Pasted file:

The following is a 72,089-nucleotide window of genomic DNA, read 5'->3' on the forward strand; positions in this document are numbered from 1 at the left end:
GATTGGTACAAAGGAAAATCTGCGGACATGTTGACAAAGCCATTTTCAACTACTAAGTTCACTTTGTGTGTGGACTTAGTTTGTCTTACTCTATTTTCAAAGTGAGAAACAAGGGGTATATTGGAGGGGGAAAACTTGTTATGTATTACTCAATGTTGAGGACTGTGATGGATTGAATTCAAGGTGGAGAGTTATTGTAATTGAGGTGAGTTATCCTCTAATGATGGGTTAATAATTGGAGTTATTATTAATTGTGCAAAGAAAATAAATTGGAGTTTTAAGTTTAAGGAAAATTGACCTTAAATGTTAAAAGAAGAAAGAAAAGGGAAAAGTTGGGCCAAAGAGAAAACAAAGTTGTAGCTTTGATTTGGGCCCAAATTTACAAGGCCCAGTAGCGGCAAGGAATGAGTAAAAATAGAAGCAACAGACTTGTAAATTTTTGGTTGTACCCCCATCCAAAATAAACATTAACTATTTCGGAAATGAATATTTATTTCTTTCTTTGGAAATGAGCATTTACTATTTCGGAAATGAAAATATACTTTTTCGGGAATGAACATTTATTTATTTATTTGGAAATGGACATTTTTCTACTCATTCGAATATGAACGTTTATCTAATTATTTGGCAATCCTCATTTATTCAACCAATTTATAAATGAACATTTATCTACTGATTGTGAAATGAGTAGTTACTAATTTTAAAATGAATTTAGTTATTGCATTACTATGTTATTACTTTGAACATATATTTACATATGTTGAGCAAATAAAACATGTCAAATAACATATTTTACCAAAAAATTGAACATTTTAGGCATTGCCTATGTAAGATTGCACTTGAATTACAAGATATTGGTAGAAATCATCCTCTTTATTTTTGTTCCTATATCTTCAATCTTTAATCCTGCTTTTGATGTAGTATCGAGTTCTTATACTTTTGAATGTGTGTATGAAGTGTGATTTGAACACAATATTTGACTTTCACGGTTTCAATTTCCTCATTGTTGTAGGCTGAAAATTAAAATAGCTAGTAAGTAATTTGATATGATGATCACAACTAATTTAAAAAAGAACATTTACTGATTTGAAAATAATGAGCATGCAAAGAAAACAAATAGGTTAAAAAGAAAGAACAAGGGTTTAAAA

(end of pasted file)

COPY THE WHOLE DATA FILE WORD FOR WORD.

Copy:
The following is a 72,089-nucleotide window of genomic DNA, read 5'->3' on the forward strand; positions in this document are numbered from 1 at the left end:
GATTGGTACAAAGGAAAATCTGCGGACATGTTGACAAAGCCATTTTCAACTACTAAGTTCACTTTGTGTGTGGACTTAGTTTGTCTTACTCTATTTTCAAAGTGAGAAACAAGGGGTATATTGGAGGGGGAAAACTTGTTATGTATTACTCAATGTTGAGGACTGTGATGGATTGAATTCAAGGTGGAGAGTTATTGTAATTGAGGTGAGTTATCCTCTAATGATGGGTTAATAATTGGAGTTATTATTAATTGTGCAAAGAAAATAAATTGGAGTTTTAAGTTTAAGGAAAATTGACCTTAAATGTTAAAAGAAGAAAGAAAAGGGAAAAGTTGGGCCAAAGAGAAAACAAAGTTGTAGCTTTGATTTGGGCCCAAATTTACAAGGCCCAGTAGCGGCAAGGAATGAGTAAAAATAGAAGCAACAGACTTGTAAATTTTTGGTTGTACCCCCATCCAAAATAAACATTAACTATTTCGGAAATGAATATTTATTTCTTTCTTTGGAAATGAGCATTTACTATTTCGGAAATGAAAATATACTTTTTCGGGAATGAACATTTATTTATTTATTTGGAAATGGACATTTTTCTACTCATTCGAATATGAACGTTTATCTAATTATTTGGCAATCCTCATTTATTCAACCAATTTATAAATGAACATTTATCTACTGATTGTGAAATGAGTAGTTACTAATTTTAAAATGAATTTAGTTATTGCATTACTATGTTATTACTTTGAACATATATTTACATATGTTGAGCAAATAAAACATGTCAAATAACATATTTTACCAAAAAATTGAACATTTTAGGCATTGCCTATGTAAGATTGCACTTGAATTACAAGATATTGGTAGAAATCATCCTCTTTATTTTTGTTCCTATATCTTCAATCTTTAATCCTGCTTTTGATGTAGTATCGAGTTCTTATACTTTTGAATGTGTGTATGAAGTGTGATTTGAACACAATATTTGACTTTCACGGTTTCAATTTCCTCATTGTTGTAGGCTGAAAATTAAAATAGCTAGTAAGTAATTTGATATGATGATCACAACTAATTTAAAAAAGAACATTTACTGATTTGAAAATAATGAGCATGCAAAGAAAACAAATAGGTTAAAAAGAAAGAACAAGGGTTTAAAA